Wouldn't it be nice if you could write Python code with slightly tweaked syntax or something but avoid having to write all the import code to pull it off? Wouldn't you like to have bytecode compilation supported as well?
As an example, consider Quixote. It has a syntax format called PTL where string literals in Python code end up being used as output. They had to write a custom __import__ implementation to get proper support for imports of PTL files. And there is no bytecode support.
When I was designing importlib I wanted to make sure that situations like PTL could be supported without jumping through ridiculous hoops like completely reimplementing entire parts of the import machinery. I figured there should be a way to allow for a class to be written that acted as a delegate between the file system and the code that managed the source/bytecode dance.
That is when I came up with the idea of handlers. From PEP 302, importers are for querying a backend as to whether it has the desired module and loaders are for actually get the source or bytecode from the backend store. Handlers have been designed to handle the data received from the loader and to make requests of the loader as needed. Thus the py/pyc handler deals with validating the bytecode is new enough and has the proper magic cookie, requesting source when needed, and creating new bytecode to be stored by the loader.
And to support this I came up with an API for loaders to implement to be used by the py/pyc handler. But last night, when I decided to stop working in my zipimport rewrite, I looked at the API and realized it was not simple enough. I realized that the py/pyc dance requires some information up front while some other info is optional and completely depends on whether source and/or bytecode is available for a module. I also realized that loaders can cache any info they needed and thus I did not need to complicate things by passing around opaque token objects through the handler to give back to the loader to minimize wasted lookup costs and such.
Let's look at what it takes to import a source or bytecode module. To begin with, you need to know the values for __name__, __file__, __loader__ (optional, but since this is a PEP 302 implementation its easy to provide), and __path__ if dealing with a package. This all needs to be set on a module before any code is executed.
You will also need to know very quickly whether source and/or bytecode is available for the named module. Based on that you branch on what information you need. But the available formats or the module and the attributes that must be set before executed code are all upfront costs. So I figured those should be passed in to the handler at call time and thus not require the loader to implement as part of any API.
After that what is needed varies based on the formats the module is available in. If there is bytecode you need to get said bytecode. If there is both bytecode and source you need the modification time of the source to see if the bytecode is stale. If there is only source or the bytecode is stale you need to be able to get the source itself. Finally, if the bytecode turned out to be bad (stale because its out of date or bad bytecode cookie) you need to be able to write out the new bytecode. So that's four things that the loader needs an API for: read bytecode, read source, source modification time, and writing out new bytecode.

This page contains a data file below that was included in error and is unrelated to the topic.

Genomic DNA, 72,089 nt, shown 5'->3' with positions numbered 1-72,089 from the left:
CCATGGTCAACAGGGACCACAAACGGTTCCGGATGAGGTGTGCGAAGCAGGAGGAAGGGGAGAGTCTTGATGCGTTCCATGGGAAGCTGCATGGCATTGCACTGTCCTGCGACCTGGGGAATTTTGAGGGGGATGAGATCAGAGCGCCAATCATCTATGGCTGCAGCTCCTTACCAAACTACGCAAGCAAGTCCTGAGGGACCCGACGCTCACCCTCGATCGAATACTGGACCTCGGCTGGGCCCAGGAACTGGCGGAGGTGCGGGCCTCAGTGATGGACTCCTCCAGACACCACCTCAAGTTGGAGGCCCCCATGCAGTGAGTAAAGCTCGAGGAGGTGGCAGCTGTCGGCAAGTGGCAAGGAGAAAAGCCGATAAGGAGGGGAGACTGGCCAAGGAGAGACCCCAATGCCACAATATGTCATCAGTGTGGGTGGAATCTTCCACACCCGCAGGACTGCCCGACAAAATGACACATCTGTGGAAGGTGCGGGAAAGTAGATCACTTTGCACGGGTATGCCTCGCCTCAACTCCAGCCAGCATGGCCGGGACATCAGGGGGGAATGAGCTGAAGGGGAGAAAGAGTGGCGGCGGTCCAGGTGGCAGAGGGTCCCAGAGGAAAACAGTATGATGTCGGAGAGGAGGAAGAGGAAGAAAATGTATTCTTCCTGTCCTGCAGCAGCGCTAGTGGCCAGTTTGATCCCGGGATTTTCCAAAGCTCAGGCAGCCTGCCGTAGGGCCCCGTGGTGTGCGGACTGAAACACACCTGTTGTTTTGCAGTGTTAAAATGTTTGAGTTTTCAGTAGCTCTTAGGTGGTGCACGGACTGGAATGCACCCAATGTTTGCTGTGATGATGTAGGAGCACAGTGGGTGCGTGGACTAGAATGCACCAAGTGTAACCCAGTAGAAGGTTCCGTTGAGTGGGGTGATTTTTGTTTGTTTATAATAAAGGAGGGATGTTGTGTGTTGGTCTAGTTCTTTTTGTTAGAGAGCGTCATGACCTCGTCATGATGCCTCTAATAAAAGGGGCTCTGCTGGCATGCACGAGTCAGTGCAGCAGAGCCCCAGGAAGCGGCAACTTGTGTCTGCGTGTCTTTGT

Now the question becomes how should this API look. Originally, as I mentioned above, there was an idea of opaque token objects that represented paths that were passed around within the handler code and given back to the loader. This was to make the loader stateless and to minimize any repeated lookups on the filesystem (or whatever store the loader used).
But then I realized the loader did not need to be stateless for any reason. Plus if someone who implemented a loader wanted to optimize they could easily cache information in the loader themselves. That meant the API really only needed the module's name. That does add the possible inconvenience of verifying that a request was reasonable for that specific module (e.g., requesting the bytecode for a module who has no bytecode yet), but that should be minimal. And the biggest perk of just requiring the module's name is that PEP 302's optional extensions for importers and loaders can be used (the get_source method).
So that is the direction I am going with for my API change to importlib. I am also breaking up the filesystem importer and loader I wrote and having extension modules and py/pyc modules have their own importers and loaders. That way the generalization does not need to be so severe on everything. Plus extension modules are just plain different from py/pyc files and trying to make them work with the same API seems extreme.